Chase Sapphire Reserve® is not a chip and PIN card, it’s a chip and signature card. When it’s time to pay, you’ll have to insert your card into the machine (or sometimes swipe it), and then you may be asked to sign the touchpad or receipt to confirm the transaction. But you can still use Chase Sapphire Reserve most places that accept credit cards around the world, including most terminals equipped to accept chip and PIN cards. Chip and PIN is common in a lot of countries, like pretty much all of Europe, Mexico, Canada, South America and Asia. And Chase says Sapphire Reserve cards will work fine there.
Here’s how to use Chase Sapphire Reserve with chip and PIN terminals:
U.S. terminals often require only a swipe or chip insertion. And if they ask for further verification, it’s typically a signature, not a PIN.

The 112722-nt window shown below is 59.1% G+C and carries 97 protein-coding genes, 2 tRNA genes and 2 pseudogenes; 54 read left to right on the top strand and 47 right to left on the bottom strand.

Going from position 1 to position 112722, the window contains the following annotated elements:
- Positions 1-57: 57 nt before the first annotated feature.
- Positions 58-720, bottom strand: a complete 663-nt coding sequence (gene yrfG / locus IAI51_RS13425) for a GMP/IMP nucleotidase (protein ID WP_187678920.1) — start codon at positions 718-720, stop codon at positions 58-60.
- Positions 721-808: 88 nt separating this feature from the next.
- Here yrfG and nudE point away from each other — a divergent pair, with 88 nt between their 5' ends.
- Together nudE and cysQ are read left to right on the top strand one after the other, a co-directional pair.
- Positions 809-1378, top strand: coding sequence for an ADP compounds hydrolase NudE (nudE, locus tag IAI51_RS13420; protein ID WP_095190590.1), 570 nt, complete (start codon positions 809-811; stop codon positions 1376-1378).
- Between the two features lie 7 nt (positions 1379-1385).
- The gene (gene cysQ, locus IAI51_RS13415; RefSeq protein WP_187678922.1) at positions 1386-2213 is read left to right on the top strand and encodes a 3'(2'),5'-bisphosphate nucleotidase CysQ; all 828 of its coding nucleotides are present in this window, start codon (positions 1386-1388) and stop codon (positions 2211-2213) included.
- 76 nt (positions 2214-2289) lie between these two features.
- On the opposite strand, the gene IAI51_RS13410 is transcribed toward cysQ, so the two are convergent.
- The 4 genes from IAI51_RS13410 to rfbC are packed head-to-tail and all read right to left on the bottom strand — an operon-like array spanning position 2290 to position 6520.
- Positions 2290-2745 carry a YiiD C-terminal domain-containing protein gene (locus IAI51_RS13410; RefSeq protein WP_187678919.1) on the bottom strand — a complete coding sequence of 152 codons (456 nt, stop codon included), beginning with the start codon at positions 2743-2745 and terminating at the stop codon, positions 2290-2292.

If you encounter a merchant who asks for a PIN, Chase says to tell them your card doesn’t need one.
If an unmanned kiosk asks for a PIN, you should be able to bypass it by pressing “Cancel,” “Enter” or “Continue.”
If the merchant or terminal really won’t take your card without a PIN, you may have to just pay in cash or use an alternate card.
It’s also good to note that if you’ve been a Sapphire Reserve cardholder for a long time, you could have an older version of the card that only has a magnetic stripe. If you request a replacement card, the new one will come with a chip. You can request a new card by calling Chase customer service at 1-800-935-9935 or by logging in to your online account.
No, it's signature, you don't need a PIN for the Reserve.
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